Developing the story before the story begins and knowing where to put it is challenging. It’s easy for it to become repetitive or inconsistent. That’s a quick turn-off for your readers.
Many writers create a complete backstory only for themselves. It informs the decisions the characters make. It adds depth as they write and helps them establish a relationship between the characters and the readers. Once an author has firmly settled on the basics of ‘who, what, when, where, how and why,’ the writing begins and details are dripped in as the story develops.
One of my favorite examples comes from FINAL SENTENCE,* a cozy mystery by Daryl Wood Gerber.
“Aunt Vera, stop twirling me,” I yelled. But she didn’t. She continued to spin me in a circle. My eyes pinballed in my head. My brain whipped my cheeks — right, left, right, left. I didn’t ordinarily wear braids, but cleaning up a shop that closed thirty years ago, over a year before my birth, was almost as dirty a business as having a garage sale. I had dressed for the occasion: cutoffs and T-shirt, so I wasn’t worried about my clothes.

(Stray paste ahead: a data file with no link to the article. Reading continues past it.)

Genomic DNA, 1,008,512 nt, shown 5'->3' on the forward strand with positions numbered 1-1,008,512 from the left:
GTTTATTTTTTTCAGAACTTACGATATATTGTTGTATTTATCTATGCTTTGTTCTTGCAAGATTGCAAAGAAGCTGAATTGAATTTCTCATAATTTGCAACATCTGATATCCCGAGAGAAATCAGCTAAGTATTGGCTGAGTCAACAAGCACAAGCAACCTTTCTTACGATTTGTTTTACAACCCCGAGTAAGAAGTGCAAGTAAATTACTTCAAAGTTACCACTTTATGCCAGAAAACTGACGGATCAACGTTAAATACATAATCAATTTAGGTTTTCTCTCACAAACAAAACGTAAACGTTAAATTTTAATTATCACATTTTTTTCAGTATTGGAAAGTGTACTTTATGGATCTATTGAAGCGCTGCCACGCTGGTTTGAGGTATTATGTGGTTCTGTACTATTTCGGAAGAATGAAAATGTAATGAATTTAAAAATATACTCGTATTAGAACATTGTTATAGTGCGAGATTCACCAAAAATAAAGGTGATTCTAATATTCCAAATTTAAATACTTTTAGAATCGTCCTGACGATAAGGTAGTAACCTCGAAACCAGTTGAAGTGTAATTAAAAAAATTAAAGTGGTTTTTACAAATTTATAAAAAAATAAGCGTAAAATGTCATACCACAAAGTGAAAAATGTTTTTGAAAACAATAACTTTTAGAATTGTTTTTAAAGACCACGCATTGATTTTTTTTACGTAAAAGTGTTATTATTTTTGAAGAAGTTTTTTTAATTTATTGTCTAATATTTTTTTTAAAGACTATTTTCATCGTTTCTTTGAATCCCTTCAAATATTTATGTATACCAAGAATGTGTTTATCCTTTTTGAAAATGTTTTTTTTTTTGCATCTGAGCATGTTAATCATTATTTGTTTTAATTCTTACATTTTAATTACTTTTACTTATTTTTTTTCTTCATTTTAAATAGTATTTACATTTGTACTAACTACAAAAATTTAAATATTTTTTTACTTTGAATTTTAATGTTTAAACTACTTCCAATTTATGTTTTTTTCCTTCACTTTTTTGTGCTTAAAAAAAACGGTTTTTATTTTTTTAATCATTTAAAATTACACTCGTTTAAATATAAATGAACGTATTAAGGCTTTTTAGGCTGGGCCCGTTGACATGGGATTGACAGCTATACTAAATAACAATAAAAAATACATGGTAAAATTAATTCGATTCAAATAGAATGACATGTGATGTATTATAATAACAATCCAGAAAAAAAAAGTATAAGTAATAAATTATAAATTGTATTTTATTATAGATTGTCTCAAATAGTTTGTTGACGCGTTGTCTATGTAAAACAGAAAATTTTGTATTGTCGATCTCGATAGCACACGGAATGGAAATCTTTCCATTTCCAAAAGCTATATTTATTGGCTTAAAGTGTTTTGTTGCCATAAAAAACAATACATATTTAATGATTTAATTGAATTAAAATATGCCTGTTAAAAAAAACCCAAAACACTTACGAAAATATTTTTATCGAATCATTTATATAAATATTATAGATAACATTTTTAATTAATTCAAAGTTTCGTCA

“Stop,” I repeated.
My aunt cackled with glee. “Jenna Starrett Hart, I am so excited.”
Because I had established myself in the advertising world as Jenna Hart, I had used my maiden name even after my husband and I got married. I decided not to change it to his, which was Harris. Hart…Harris. They were too close to mess with.
In less than 150 words, we learn a lot. We know both characters in this scene are women. Their names are Jenna Starrett Hart and Vera, who is Jenna’s aunt. Jenna is in her early 30s and is comfortable enough with her body to wear cutoffs. It’s likely she cares about her appearance.
She is, or was, married. This creates questions in the readers’ minds, “What happened to her marriage? Is her husband with her? If not, why?” This important backstory detail encourages readers to turn the page.
We learn Jenna previously worked in the advertising business. This snippet of information tells readers she’s college educated, social, creative and can meet deadlines.
The setting is an old, vacant shop and because they’re cleaning it, it’s about to be reopened. The mood is happy, expectant.
By the time Daryl Wood Gerber had typed her first page, she’d provided enough details to engage her readers without the dreaded, ‘information dump,’ many new authors fall into.
Mother Wilson suggests you try this with your own work. I’ll be back next month to review another section of FINAL SENTENCE and discuss successful backstory strategies.
Write on everybody!
*Gerber, Daryl Wood, FINAL SENTENCE, Penguin Group (USA) Inc. 2013; p. 1
Interested in Daryl's books? Check out her web site here!